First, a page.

Assessment of Medical Students' Shared Decision-Making in Standardized Patient Encounters.
Summary of "Assessment of Medical Students' Shared Decision-Making in Standardized Patient Encounters."
Shared decision-making, in which physicians and patients openly explore beliefs, exchange information, and reach explicit closure, may represent optimal physician-patient communication. There are currently no universally accepted methods to assess medical students' competence in shared decision-making.
To characterize medical students' shared decision-making with standardized patients (SPs) and determine if students' use of shared decision-making correlates with SP ratings of their communication.
Retrospective study of medical students' performance with four SPs.
Sixty fourth-year medical students.
Objective blinded coding of shared decision-making quantified as decision moments (exploration/articulation of perspective, information sharing, explicit closure for a particular decision); SP scoring of communication skills using a validated checklist.
Of 779 decision moments generated in 240 encounters, 312 (40%) met criteria for shared decision-making. All students engaged in shared decision-making in at least two of the four cases, although in two cases 5% and 12% of students engaged in no shared decision-making. The most commonly discussed decision moment topics were medications (n = 98, 31%), follow-up visits (71, 23%), and diagnostic testing (44, 14%). Correlations between the number of decision moments in a case and students' communication scores were low (rho = 0.07 to 0.37).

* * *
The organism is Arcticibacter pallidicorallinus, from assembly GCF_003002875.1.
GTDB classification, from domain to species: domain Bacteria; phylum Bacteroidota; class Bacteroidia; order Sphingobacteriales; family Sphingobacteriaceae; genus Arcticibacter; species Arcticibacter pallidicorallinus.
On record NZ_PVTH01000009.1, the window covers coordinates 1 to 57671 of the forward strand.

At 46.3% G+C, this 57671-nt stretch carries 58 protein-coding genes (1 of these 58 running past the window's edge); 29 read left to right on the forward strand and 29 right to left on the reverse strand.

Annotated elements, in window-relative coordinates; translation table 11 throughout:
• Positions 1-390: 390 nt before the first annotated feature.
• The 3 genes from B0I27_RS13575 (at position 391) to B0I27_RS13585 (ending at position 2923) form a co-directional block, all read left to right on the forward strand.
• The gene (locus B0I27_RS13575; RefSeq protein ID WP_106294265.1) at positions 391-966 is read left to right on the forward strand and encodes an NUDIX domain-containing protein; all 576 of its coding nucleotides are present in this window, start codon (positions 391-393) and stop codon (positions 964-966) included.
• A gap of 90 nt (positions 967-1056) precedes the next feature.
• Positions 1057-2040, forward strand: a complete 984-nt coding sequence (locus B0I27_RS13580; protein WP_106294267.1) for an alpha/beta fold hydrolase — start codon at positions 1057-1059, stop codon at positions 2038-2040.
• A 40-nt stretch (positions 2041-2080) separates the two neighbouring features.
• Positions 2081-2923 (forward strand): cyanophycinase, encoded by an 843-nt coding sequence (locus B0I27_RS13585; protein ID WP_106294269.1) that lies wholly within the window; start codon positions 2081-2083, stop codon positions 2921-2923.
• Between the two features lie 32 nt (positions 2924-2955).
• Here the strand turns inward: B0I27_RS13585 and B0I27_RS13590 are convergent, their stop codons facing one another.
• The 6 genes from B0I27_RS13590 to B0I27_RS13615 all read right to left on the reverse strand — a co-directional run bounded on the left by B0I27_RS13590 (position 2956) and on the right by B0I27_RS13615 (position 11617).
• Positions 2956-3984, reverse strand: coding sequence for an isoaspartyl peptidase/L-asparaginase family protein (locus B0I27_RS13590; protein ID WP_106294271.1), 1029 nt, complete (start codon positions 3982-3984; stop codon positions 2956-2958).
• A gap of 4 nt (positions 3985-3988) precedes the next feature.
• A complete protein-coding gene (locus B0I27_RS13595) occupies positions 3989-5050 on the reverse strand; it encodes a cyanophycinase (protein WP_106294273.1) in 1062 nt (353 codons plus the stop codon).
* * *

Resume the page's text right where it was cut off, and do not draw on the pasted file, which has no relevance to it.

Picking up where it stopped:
Although all students engaged in some shared decision-making, particularly regarding medical interventions, there was no correlation between shared decision-making and overall communication competence rated by the SPs. These findings suggest that SP ratings of students' communication skill cannot be used to infer students' use of shared decision-making. Tools to determine students' skill in shared decision-making are needed.
Department of Medicine, University of California, San Francisco, 505 Parnassus Ave, M1078, Box 0120, San Francisco, CA, 94143-0120, USA, firstname.lastname@example.org.
This article was published in the following journal.
Name: Journal of general internal medicine
- PubMed Source: http://www.ncbi.nlm.nih.gov/pubmed/21108048
- DOI: http://dx.doi.org/10.1007/s11606-010-1567-7
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Medical and Biotech [MESH] Definitions
Mathematical or statistical procedures used as aids in making a decision. They are frequently used in medical decision-making.
Information systems, usually computer-assisted, that enable providers to initiate medical procedures, prescribe medications, etc. These systems support medical decision-making and error-reduction during patient care.
Patient involvement in the decision-making process in matters pertaining to health.
Computer-based information systems used to integrate clinical and patient information and provide support for decision-making in patient care.
Use of an interactive computer system designed to assist the physician or other health professional in choosing between certain relationships or variables for the purpose of making a diagnostic or therapeutic decision.